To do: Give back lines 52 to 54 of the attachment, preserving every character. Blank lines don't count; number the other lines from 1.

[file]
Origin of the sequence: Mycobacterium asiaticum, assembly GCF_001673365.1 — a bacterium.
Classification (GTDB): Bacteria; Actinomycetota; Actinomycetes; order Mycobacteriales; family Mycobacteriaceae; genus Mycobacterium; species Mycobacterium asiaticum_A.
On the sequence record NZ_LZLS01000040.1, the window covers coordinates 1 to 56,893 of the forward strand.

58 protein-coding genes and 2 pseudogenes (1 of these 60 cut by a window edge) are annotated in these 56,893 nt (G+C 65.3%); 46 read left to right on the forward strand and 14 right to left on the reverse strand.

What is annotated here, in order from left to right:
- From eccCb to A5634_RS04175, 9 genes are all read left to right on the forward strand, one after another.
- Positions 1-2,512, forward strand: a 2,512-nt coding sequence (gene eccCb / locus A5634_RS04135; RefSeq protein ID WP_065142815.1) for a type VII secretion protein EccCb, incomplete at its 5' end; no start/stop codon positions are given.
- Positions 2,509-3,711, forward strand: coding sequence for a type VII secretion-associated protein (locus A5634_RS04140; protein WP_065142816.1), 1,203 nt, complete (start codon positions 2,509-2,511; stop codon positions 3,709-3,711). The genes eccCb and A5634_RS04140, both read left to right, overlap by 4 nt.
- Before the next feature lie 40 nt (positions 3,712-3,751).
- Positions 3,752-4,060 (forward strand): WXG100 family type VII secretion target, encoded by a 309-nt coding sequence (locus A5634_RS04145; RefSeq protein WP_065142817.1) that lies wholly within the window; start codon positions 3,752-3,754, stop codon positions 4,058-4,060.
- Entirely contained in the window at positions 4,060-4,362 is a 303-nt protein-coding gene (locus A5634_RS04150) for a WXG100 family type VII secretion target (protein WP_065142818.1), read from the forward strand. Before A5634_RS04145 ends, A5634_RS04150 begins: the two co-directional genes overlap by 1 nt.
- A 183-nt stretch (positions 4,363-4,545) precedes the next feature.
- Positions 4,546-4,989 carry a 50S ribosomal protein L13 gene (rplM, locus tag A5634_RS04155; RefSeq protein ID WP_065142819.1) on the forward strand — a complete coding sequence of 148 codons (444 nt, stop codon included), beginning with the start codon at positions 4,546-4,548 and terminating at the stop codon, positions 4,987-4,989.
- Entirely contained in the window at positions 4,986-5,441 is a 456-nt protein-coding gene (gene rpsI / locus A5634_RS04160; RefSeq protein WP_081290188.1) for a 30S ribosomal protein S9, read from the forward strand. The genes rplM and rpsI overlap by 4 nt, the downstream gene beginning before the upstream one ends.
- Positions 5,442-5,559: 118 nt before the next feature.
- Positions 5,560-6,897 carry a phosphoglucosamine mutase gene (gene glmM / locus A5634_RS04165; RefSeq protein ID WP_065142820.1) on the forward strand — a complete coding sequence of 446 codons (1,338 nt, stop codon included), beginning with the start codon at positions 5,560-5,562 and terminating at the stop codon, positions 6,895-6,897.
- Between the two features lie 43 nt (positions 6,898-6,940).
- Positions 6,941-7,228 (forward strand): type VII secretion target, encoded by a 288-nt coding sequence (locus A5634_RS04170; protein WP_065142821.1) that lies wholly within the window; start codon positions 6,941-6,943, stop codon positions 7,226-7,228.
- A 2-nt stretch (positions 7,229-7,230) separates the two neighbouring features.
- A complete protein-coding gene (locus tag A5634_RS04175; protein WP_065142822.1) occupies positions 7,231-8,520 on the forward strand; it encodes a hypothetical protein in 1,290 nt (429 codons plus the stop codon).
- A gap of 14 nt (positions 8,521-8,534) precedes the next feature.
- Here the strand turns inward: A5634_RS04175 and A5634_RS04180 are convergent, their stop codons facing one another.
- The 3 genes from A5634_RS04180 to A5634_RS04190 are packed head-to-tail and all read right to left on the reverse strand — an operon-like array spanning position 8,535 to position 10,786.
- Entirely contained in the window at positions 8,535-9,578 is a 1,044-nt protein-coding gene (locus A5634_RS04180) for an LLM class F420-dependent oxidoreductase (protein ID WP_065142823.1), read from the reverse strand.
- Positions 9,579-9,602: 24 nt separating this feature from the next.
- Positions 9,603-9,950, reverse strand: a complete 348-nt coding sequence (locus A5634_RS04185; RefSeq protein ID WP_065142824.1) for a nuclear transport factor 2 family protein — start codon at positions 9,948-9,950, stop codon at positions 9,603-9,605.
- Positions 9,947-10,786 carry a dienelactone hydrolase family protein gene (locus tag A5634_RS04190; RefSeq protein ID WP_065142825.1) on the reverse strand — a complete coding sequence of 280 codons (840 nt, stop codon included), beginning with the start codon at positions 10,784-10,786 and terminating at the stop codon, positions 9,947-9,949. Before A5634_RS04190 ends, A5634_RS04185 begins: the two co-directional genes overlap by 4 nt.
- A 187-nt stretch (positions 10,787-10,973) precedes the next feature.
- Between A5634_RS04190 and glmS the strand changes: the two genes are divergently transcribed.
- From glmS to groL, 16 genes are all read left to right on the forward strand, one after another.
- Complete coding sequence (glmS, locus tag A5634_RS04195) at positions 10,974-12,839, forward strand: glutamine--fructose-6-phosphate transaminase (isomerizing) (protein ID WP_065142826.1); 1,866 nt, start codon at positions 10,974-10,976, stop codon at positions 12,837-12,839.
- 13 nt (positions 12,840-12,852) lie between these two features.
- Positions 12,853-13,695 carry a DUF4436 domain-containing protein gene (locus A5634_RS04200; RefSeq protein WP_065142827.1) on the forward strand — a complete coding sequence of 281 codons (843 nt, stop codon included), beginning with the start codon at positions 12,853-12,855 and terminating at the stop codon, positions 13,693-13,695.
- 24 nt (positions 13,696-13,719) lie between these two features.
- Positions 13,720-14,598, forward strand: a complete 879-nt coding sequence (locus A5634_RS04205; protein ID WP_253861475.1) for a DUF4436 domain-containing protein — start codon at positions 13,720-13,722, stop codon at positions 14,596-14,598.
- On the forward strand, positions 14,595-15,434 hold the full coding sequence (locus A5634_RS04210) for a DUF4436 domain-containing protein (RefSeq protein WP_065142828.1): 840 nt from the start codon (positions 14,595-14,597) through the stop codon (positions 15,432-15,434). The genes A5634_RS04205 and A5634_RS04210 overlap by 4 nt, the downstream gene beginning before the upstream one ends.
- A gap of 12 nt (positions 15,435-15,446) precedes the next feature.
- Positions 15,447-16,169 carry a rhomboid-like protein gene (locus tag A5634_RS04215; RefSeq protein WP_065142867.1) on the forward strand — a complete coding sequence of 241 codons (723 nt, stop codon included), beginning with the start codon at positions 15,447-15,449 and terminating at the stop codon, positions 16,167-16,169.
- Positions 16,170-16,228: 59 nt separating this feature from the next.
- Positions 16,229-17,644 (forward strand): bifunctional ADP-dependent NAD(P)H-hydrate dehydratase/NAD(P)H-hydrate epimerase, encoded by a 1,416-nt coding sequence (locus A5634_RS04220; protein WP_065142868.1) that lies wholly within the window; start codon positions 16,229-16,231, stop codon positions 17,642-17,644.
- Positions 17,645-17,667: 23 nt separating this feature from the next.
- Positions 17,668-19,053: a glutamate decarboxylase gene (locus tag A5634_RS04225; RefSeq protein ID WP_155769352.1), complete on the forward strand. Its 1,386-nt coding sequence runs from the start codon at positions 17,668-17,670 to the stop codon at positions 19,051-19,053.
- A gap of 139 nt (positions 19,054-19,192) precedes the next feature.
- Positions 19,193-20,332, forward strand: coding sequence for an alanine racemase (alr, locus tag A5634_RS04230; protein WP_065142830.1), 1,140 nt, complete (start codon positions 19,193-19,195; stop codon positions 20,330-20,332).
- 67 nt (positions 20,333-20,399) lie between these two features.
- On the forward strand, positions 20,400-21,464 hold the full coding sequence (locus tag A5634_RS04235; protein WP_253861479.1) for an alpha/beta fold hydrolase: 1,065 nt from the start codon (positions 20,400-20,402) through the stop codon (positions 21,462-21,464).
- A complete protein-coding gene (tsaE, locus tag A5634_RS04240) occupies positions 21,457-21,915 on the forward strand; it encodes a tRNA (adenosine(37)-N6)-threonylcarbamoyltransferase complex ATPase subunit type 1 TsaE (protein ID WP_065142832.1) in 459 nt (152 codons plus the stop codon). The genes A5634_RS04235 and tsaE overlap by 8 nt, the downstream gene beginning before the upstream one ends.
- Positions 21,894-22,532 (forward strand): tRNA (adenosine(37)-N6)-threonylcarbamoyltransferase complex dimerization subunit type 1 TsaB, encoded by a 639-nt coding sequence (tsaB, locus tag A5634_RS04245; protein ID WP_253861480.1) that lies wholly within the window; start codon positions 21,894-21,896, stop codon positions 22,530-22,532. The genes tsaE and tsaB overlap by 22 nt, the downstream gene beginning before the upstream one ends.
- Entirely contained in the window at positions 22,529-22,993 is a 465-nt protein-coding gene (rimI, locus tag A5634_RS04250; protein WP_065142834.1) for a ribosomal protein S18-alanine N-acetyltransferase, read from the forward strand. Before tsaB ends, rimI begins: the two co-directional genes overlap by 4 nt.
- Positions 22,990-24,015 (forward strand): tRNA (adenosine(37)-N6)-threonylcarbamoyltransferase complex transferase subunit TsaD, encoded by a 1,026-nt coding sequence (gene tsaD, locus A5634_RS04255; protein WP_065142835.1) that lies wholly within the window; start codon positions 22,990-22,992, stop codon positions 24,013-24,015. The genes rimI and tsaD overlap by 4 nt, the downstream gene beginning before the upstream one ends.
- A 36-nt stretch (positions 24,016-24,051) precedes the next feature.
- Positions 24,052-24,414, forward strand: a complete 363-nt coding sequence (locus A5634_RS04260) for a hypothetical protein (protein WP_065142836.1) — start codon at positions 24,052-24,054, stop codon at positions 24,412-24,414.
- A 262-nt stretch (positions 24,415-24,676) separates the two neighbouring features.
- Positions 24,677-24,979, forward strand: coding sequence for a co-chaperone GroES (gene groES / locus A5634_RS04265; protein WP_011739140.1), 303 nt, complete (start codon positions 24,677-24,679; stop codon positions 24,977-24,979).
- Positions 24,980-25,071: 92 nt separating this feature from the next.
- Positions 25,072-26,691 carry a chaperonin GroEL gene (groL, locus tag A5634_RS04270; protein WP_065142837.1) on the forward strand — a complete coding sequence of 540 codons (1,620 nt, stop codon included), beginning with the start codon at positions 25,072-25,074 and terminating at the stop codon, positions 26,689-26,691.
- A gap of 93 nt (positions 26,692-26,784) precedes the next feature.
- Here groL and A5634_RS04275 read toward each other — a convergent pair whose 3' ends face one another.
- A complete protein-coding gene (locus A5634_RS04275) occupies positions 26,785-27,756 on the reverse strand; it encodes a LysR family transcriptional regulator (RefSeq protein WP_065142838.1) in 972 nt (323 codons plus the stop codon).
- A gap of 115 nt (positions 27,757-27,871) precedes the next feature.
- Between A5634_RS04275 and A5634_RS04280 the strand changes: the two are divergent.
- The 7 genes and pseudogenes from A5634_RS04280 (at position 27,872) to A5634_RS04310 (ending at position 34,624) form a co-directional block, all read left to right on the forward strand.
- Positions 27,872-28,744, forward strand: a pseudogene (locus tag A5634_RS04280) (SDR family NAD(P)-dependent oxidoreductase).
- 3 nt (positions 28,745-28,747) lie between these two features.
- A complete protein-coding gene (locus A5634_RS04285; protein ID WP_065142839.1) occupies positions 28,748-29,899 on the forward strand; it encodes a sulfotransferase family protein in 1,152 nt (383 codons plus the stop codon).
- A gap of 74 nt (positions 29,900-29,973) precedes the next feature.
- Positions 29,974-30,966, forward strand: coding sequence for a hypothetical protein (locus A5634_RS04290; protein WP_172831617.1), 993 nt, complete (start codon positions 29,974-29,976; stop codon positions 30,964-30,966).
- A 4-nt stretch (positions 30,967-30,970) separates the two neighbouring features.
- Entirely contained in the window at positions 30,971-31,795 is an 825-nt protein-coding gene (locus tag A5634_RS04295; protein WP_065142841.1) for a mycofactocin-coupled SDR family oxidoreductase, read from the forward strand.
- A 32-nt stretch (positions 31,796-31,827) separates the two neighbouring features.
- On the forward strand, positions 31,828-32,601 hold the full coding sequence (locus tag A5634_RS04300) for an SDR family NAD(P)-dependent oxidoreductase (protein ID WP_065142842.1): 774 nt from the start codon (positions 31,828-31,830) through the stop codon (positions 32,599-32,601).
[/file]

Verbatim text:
- Positions 24,052-24,414, forward strand: a complete 363-nt coding sequence (locus A5634_RS04260) for a hypothetical protein (protein WP_065142836.1) — start codon at positions 24,052-24,054, stop codon at positions 24,412-24,414.
- A 262-nt stretch (positions 24,415-24,676) separates the two neighbouring features.
- Positions 24,677-24,979, forward strand: coding sequence for a co-chaperone GroES (gene groES / locus A5634_RS04265; protein WP_011739140.1), 303 nt, complete (start codon positions 24,677-24,679; stop codon positions 24,977-24,979).